It is hoped that in Parramatta there will be a really good response. These districts have perhaps used the Red Cross organisation as much as other centres, and with our big population and large percentage of suffering soldiers, it would surely not be expecting too much to hope for the community to band themselves together in enthusiastic cooperation and unison in an endeavour to make the result one worthy …. Let us hope that all petty squabbles and bickering will be dropped locally, if only just for ‘The Day,’ out of respect, love and admiration for the soldiers of all classes and creeds and opinions who are banding together as one man at the present time on the other side of the world, so that we will now and hereafter have a free world to live in.
Street Stalls have been arranged for Friday, and will be located as follows:— St.John’s Church, at Railway Bridge, Church-street. Red Cross in front of the Town Hall, Refreshment Rooms, by the Methodist Church in Jubilee Hall; South Public School at Fountain Bowling Club, at Ferrier’s corner (Church and Macquarle streets); St.Andrews in front of St. Andrew’s Church; War Chest, at Terry’s corner; St.Patrick’s at Bank of NSW (corner Church and George streets); All Saint’s, at Alfred Park (Church and Pennant streets). North Public School, at North Parramatta Post Office; Rosehill Public School at Harris Park railway station. Each stall will have six collectors with Red Cross boxes, and the public is asked to fill and re-fill these as rapidly as possible.
Special attention has been paid to the amusement side of the business. From 12 noon until 9pm several bands (for which Lieut. Howe is arranging) will discourse enlivening music from the vicinity of the different stalls. In addition, high-class concerts are being arranged by Miss Lucy Brutnoll. The performers (all leading artists) will be mounted on a moving lorry, and will travel about among the different stalls, and perform in their best style to the crowds which are sure to gather around there from 7 till 9 pm.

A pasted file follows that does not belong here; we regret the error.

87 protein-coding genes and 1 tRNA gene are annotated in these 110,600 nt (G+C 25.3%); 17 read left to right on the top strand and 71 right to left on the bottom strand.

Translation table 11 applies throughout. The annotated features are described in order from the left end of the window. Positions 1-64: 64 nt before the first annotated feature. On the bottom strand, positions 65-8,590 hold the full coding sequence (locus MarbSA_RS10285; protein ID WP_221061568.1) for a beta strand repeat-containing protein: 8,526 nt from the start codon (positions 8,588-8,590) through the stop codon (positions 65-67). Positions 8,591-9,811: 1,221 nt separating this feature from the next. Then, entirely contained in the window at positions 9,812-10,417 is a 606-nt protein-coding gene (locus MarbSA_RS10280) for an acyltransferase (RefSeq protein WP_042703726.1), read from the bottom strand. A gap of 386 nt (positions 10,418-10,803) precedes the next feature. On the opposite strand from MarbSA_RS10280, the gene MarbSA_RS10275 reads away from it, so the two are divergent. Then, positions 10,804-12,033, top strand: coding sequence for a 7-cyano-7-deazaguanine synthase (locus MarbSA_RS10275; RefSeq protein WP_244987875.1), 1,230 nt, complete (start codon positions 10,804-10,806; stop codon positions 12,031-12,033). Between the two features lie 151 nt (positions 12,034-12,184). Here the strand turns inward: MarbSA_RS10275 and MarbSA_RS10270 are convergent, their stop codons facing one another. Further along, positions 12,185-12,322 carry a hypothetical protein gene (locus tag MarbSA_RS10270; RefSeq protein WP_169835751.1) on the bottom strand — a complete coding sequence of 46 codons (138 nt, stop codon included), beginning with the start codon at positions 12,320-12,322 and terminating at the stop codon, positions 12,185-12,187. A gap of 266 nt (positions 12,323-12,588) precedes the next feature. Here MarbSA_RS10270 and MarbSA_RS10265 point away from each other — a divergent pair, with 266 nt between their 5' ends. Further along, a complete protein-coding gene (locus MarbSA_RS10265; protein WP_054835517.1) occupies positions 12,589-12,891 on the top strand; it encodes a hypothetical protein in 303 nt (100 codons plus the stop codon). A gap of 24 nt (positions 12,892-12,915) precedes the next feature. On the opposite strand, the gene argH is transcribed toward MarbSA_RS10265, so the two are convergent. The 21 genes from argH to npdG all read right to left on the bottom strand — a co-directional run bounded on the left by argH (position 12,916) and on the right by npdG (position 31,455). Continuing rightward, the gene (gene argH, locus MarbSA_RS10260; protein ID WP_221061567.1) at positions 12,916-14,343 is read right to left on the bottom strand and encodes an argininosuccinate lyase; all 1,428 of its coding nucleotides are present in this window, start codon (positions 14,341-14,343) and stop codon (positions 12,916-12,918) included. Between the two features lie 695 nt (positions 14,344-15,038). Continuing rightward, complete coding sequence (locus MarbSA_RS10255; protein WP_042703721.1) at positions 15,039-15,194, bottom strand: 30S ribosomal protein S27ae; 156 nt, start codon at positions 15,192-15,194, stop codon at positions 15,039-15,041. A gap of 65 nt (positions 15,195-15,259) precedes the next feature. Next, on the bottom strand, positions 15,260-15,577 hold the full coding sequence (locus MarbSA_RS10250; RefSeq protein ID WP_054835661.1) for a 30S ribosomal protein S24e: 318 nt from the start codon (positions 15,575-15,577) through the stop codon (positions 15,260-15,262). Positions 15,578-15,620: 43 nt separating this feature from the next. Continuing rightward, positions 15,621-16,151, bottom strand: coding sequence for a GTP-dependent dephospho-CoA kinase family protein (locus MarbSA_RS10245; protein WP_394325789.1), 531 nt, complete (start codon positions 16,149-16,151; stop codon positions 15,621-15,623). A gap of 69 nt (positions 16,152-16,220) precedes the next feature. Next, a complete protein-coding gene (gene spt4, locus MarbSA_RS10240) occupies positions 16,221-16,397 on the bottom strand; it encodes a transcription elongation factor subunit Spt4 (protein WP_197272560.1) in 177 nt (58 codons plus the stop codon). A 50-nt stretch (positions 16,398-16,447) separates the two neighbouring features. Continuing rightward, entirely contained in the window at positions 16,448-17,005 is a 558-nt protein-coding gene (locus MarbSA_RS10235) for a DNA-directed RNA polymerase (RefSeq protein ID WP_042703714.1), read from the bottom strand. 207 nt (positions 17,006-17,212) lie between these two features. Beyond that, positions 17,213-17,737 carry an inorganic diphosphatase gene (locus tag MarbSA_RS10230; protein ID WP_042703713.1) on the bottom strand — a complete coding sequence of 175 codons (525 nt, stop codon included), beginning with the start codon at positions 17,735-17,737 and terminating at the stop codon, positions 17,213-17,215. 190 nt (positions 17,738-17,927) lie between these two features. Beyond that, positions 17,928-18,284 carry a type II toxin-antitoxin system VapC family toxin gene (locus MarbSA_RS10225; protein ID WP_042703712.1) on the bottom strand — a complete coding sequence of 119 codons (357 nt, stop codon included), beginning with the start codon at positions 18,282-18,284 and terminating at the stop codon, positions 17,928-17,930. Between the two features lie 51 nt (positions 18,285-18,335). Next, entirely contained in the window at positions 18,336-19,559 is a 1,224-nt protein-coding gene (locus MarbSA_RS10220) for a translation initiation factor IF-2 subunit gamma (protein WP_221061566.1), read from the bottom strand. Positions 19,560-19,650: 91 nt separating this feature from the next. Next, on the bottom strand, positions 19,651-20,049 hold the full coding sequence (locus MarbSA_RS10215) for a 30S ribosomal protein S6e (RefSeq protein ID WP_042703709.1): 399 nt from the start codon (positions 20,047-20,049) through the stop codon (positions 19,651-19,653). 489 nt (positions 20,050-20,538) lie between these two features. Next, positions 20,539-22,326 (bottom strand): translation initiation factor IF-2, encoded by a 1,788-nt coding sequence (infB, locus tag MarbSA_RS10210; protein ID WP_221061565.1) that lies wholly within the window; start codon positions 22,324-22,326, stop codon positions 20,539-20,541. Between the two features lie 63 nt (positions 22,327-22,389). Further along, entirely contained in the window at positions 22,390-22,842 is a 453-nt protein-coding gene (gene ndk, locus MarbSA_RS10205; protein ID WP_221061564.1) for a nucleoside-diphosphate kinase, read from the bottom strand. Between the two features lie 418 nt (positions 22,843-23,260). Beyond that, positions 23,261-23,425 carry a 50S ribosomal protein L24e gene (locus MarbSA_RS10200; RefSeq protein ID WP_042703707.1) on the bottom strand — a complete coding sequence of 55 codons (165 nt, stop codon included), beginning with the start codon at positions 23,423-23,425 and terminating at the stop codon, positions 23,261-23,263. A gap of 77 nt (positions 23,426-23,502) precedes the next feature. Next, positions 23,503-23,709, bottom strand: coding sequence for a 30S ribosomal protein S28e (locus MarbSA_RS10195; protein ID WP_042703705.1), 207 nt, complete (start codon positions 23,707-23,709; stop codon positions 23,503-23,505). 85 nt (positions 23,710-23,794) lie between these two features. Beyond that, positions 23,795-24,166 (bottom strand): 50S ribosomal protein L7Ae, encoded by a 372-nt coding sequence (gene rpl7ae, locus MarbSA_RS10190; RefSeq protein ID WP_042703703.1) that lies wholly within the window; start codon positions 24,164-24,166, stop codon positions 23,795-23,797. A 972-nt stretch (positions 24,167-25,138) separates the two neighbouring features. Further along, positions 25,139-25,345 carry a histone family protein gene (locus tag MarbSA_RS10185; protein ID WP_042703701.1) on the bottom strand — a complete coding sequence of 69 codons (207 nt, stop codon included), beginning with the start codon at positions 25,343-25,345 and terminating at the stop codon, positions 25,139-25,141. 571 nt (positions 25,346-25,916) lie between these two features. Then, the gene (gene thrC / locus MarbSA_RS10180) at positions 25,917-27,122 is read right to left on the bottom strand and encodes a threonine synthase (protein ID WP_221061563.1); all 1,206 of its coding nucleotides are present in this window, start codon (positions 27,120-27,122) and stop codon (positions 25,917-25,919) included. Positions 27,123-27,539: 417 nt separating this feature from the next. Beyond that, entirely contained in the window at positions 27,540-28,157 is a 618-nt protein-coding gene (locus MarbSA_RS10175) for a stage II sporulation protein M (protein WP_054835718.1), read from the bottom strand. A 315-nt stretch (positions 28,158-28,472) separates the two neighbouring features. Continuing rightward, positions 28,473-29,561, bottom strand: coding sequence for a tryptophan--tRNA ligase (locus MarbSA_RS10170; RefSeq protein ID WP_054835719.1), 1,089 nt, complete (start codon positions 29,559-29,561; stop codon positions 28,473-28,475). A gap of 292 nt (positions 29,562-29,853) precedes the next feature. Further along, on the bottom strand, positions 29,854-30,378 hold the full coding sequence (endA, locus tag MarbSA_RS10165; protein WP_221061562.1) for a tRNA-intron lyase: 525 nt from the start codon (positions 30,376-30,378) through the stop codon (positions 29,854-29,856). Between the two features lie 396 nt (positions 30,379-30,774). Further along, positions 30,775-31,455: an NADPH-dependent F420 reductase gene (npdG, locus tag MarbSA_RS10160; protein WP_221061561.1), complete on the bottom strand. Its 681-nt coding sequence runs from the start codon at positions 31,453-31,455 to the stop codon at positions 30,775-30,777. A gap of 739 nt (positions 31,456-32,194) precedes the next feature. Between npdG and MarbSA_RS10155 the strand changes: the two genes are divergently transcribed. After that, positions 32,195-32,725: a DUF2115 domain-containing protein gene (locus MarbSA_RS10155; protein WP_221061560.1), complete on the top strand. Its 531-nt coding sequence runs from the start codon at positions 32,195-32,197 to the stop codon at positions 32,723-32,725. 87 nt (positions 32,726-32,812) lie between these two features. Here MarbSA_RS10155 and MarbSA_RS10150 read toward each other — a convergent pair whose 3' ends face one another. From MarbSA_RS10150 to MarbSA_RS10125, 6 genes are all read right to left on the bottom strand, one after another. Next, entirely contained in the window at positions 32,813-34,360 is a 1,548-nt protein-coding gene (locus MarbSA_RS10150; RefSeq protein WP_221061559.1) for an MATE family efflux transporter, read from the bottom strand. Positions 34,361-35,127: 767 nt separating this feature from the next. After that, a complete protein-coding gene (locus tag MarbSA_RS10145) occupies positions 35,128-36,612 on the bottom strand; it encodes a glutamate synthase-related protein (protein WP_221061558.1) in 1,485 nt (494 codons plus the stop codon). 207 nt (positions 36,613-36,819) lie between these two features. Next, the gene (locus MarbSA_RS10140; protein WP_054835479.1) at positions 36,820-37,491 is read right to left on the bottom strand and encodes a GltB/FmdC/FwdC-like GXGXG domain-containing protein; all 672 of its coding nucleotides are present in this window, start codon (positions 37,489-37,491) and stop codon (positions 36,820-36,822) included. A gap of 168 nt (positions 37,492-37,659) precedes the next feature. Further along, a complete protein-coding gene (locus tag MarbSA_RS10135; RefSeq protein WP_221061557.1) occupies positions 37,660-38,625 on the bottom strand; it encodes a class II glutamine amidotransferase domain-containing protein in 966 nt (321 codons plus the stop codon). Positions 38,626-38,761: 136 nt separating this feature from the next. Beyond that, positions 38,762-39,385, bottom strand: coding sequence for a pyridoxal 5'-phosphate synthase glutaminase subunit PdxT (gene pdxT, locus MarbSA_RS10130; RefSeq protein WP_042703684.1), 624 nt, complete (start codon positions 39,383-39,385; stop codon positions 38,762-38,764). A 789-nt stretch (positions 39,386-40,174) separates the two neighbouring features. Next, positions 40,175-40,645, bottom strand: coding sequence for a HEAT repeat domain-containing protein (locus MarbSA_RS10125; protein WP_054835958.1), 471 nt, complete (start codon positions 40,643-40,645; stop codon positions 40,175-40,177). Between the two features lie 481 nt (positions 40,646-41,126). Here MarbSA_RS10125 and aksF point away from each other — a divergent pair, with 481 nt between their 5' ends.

It has been suggested that local owners of motor-cars might add to the effect and success of the function by decorating their cars and lending assistance in the collections, whilst the business people are asked to be unsparing in the decoration of their premises. Private houses should also display bunting. The attention of the members of the local Red Cross branch is directed to their secretaries’ notice in our advertising columns, which alters the night of this week’s meeting from Wednesday to Thursday.”
Alison Lykissas, Cultural Collections Officer, Parramatta Heritage Centre, Parramatta Council, 2014
The Cumberland Argus and Fruitgrowers Advocate, 1915
National Archives of Australia http://www.naa.gov.au/
Parramatta District Soldiers in the Great War, 1914-1919
Trove, National Library of Australia http://trove.nla.gov.au/